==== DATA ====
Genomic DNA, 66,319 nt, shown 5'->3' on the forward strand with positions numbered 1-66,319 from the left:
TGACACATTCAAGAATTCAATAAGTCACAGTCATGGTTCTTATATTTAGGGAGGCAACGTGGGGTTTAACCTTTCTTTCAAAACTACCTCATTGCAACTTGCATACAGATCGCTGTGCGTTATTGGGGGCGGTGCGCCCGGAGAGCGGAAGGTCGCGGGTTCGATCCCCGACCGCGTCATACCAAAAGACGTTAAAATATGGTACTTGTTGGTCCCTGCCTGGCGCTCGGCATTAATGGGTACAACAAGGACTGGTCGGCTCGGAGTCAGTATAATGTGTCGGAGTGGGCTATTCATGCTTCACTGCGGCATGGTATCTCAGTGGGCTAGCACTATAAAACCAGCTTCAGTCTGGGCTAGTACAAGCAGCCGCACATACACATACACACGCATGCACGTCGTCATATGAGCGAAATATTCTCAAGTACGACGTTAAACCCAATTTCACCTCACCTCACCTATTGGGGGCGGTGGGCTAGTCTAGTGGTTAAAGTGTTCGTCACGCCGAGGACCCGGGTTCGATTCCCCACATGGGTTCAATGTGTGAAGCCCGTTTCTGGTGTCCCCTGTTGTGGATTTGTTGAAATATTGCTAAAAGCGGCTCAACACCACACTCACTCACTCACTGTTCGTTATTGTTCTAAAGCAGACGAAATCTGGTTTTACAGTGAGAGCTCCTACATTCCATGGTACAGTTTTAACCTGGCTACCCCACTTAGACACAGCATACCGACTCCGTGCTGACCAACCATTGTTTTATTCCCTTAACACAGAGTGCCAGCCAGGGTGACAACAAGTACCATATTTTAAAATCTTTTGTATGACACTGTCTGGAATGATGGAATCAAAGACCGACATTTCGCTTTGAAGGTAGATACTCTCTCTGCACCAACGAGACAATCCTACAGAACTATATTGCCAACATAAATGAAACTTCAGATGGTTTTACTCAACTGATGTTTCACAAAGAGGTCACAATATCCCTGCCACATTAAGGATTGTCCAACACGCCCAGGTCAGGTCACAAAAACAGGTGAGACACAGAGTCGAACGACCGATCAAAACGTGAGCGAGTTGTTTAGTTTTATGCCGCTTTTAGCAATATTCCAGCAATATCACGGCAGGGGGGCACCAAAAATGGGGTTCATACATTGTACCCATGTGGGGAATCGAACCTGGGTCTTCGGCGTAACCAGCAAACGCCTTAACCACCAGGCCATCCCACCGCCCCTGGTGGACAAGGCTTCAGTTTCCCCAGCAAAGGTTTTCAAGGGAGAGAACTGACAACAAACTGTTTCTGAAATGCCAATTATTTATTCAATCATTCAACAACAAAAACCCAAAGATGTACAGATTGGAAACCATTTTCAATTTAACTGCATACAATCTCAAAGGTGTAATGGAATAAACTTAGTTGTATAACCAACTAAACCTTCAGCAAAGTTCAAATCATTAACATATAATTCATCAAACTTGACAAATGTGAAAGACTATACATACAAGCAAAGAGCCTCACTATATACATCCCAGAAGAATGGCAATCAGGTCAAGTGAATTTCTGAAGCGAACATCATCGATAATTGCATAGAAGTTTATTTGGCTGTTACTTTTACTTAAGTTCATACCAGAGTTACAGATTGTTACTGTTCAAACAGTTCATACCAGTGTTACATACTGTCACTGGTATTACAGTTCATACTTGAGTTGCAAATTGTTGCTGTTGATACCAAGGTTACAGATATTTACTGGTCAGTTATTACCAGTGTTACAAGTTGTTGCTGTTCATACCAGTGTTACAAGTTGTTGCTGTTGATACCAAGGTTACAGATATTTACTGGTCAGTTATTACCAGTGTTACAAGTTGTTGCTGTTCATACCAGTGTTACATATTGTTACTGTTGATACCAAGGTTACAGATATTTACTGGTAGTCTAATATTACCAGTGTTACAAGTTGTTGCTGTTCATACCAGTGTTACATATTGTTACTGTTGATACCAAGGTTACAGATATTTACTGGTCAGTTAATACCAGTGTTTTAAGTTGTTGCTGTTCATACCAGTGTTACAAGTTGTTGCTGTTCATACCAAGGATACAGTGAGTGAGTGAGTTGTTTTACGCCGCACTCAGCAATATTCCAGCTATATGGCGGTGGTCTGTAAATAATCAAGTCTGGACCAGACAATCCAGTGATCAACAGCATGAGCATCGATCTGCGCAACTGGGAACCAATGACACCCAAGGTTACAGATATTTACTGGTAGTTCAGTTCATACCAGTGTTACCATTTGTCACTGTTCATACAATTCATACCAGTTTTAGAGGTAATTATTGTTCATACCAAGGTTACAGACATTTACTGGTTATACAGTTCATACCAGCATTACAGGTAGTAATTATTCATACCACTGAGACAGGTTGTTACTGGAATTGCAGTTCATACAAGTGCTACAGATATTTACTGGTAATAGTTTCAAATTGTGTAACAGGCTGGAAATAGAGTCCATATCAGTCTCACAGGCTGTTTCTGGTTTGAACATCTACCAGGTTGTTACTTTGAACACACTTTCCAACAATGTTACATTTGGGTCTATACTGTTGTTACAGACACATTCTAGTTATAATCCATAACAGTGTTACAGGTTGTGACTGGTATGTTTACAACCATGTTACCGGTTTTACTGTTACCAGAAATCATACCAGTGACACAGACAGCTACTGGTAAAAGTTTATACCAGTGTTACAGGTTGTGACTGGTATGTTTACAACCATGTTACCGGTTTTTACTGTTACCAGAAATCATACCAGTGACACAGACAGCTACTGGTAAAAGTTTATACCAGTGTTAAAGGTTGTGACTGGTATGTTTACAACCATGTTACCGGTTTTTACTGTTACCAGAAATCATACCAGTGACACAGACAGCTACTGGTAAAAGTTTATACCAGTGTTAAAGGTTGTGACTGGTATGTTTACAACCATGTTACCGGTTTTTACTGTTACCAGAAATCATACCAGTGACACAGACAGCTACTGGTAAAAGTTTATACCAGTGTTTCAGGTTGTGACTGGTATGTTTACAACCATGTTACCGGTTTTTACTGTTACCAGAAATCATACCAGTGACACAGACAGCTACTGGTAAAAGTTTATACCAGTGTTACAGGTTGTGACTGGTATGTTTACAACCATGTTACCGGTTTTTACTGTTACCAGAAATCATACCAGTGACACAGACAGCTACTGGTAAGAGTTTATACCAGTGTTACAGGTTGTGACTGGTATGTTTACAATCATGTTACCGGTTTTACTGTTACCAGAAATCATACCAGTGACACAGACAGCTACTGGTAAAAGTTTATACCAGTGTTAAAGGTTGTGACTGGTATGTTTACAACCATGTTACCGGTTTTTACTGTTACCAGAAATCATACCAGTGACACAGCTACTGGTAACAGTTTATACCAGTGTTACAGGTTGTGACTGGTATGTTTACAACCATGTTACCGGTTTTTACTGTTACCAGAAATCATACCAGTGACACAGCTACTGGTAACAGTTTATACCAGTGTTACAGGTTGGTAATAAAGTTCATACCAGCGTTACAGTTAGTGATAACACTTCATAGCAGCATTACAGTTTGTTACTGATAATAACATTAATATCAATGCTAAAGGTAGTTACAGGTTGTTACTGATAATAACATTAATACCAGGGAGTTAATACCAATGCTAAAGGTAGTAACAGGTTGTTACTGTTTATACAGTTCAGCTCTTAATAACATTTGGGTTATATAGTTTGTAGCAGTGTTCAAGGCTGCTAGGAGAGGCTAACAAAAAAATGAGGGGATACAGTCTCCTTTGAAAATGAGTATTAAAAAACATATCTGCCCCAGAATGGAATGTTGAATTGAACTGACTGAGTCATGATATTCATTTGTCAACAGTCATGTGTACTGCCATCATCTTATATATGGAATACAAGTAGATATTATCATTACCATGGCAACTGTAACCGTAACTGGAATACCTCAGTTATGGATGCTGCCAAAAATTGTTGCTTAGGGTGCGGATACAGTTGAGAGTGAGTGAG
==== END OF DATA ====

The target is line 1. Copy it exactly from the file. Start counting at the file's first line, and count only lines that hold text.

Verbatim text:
Genomic DNA, 66,319 nt, shown 5'->3' on the forward strand with positions numbered 1-66,319 from the left: